Thursday, September 17, 2009

Le fighting dixhuitieme

Paris is divided into districts called arrondisements. They have them as well in Seoul and Tokyo, cities of comparable size, but in a victory for Asian languages, they're called gu in Korean and ku in Japanese. On the other hand, they have long names that reflect position relative to the river in Seoul, but here they're numbers. The first one is i the centre of the city, and they extend outwards in a lovely spiral (the Eiffel tower is in the seventh), until you get out here to the 18th arrondisement, or as the locals call it, the Fighting Eighteenth.

The Eightenth is located close to the highest point in Paris, and is located way up in the hills. To get out of the nearest subway station requires climbing a tight spiral of 92 steps, and successive streets are either steep sets of stairs or steep streets unto themselves. Getting out is going downhill and getting in is going uphill. The Fighting Eighteenth is a great place to stay. Line twelve of Paris' fourteen subway lines takes you elsewehere in the city, and the area itself is a nice mix of quiet bakeries, cafes and no tourists.

Given the number of arrondisements, the odds of bumping into someone in Paris are probably very small. I never did it in Seoul, which is of comparable size, but I did it in Istanbul and I've done it twice in two days here. In Istanbul it doesn't really count because even though there are 16 million people there, and a comparable number of octogenarian tourists with pants up to their nipples, most of the latter never stray far from the tourist quarter. That's how I saw the same elderly couple at dinner on consecutive nights: the restaurants were on the same side street near the Blue Mosque.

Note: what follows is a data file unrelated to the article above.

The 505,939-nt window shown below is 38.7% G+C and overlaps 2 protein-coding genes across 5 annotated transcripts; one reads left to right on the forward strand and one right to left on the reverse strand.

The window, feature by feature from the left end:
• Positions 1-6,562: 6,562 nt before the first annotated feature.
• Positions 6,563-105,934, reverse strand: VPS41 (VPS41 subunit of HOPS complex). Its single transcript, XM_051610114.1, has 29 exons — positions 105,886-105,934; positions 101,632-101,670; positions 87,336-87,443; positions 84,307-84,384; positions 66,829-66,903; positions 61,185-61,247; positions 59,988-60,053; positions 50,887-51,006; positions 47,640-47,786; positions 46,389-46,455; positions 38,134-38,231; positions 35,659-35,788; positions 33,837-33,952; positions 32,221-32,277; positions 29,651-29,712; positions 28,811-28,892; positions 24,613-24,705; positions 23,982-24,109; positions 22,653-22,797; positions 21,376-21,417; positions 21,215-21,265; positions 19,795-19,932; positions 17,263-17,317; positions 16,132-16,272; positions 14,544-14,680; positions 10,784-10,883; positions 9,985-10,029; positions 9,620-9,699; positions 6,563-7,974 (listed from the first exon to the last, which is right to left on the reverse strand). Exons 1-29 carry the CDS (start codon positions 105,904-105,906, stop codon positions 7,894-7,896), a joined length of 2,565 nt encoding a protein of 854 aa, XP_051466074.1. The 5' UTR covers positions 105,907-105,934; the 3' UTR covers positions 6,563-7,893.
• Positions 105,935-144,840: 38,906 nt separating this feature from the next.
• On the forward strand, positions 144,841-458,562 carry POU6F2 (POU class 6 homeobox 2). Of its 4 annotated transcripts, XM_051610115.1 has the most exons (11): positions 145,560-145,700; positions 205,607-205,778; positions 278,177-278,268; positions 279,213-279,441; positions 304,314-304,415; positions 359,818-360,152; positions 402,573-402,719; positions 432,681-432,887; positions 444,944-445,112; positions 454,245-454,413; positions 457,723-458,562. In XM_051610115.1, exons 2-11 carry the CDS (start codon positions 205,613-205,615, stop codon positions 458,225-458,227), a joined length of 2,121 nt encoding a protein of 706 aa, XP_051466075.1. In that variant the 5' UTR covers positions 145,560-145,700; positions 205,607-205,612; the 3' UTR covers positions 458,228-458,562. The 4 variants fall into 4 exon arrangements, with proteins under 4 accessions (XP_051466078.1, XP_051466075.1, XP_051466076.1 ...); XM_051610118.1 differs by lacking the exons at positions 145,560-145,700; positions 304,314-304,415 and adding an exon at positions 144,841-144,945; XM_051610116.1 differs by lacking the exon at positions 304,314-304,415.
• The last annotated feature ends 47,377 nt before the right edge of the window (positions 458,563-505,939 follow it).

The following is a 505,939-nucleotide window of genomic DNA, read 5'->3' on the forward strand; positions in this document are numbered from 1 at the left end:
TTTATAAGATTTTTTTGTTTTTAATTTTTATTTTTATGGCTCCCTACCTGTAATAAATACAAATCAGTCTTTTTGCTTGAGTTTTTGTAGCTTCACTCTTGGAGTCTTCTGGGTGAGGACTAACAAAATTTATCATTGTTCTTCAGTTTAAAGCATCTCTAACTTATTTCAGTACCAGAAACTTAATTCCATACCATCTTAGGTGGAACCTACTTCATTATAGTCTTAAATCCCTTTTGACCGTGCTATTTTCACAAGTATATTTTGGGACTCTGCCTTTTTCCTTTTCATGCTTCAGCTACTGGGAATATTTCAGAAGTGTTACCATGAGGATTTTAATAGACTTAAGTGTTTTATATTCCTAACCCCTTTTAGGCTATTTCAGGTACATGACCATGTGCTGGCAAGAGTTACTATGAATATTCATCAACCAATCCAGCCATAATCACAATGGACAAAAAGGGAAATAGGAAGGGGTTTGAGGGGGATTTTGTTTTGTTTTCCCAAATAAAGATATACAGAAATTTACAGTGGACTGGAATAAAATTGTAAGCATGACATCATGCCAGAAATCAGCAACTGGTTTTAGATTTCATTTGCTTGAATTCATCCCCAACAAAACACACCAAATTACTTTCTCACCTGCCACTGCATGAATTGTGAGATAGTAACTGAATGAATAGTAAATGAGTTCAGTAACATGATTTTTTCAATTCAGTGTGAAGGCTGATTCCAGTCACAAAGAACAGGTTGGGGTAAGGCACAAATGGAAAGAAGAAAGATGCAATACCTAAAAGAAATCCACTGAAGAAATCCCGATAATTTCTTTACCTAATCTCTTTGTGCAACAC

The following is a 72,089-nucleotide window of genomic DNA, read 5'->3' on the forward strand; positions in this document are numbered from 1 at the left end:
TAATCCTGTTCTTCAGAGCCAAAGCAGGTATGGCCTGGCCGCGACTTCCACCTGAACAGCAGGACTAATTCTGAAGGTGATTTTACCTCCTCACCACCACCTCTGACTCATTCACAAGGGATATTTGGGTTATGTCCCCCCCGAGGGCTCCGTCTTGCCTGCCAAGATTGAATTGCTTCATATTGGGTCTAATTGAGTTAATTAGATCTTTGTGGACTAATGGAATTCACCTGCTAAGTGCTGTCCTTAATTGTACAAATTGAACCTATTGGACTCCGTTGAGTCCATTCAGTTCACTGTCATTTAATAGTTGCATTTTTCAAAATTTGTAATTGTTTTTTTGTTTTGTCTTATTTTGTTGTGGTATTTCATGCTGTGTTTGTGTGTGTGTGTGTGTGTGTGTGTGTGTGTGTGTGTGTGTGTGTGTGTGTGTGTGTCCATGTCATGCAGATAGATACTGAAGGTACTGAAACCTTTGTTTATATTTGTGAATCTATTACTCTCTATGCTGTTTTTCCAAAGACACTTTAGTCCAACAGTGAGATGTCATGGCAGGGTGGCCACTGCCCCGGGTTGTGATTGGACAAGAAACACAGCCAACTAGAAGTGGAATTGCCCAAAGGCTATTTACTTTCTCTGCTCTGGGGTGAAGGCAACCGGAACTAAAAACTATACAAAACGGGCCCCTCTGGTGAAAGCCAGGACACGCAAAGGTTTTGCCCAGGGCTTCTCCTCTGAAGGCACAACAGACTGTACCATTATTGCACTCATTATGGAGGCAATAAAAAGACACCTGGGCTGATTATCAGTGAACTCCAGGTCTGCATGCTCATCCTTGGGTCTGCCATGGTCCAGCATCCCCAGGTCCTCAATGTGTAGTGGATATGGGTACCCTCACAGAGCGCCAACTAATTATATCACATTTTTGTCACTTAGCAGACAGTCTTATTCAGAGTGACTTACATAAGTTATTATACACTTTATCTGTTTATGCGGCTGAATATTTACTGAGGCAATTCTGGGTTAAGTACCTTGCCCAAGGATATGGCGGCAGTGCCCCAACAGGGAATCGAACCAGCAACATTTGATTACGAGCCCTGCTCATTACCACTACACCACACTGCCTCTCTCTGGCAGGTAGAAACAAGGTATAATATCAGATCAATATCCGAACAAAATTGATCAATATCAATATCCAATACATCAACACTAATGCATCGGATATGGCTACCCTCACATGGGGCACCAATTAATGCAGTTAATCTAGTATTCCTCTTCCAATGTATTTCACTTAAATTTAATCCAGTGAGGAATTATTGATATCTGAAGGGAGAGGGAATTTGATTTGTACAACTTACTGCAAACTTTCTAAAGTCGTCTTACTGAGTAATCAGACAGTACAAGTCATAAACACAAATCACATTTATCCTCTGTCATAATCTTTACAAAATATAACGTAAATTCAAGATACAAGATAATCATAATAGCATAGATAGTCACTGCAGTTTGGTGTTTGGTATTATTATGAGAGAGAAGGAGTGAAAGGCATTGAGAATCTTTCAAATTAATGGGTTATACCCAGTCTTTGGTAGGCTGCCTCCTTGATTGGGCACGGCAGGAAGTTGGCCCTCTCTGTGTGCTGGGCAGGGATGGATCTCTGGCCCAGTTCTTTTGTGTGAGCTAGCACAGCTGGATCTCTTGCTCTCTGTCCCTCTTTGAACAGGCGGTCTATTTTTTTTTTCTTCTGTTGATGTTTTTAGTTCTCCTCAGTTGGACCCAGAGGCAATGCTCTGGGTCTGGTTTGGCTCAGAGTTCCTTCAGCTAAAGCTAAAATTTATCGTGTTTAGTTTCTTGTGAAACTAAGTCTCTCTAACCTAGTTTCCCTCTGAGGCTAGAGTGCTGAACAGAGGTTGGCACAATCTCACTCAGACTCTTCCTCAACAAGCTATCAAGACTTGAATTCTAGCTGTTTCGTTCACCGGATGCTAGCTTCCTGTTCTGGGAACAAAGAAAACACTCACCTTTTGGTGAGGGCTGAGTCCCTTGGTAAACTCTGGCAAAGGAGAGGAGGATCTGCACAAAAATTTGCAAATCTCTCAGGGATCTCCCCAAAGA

In Paris, it's a little stranger. I saw some well-dressed Japanese girls at the Arch of Triumph and wondered if they were tourists because of how ridiculously well-dressed they were by the combined standards of Japan and France. Six hours later, I noticed that they were standing right behind me in line to go up the towers at Notre Dame.

Yesterday, I bumped into the Bavarian beefcake who sleeps in the bunk under me near the Louvre. The beefcake in question is a nice enough fellow who I call a beefcake only for alliterative purposes and because, even though I've talked to him at length for three days, I don't know his name. He's the same age as me and extraordinarily well-travelled, but his voice and appearance make him look like a high school student.

No comments: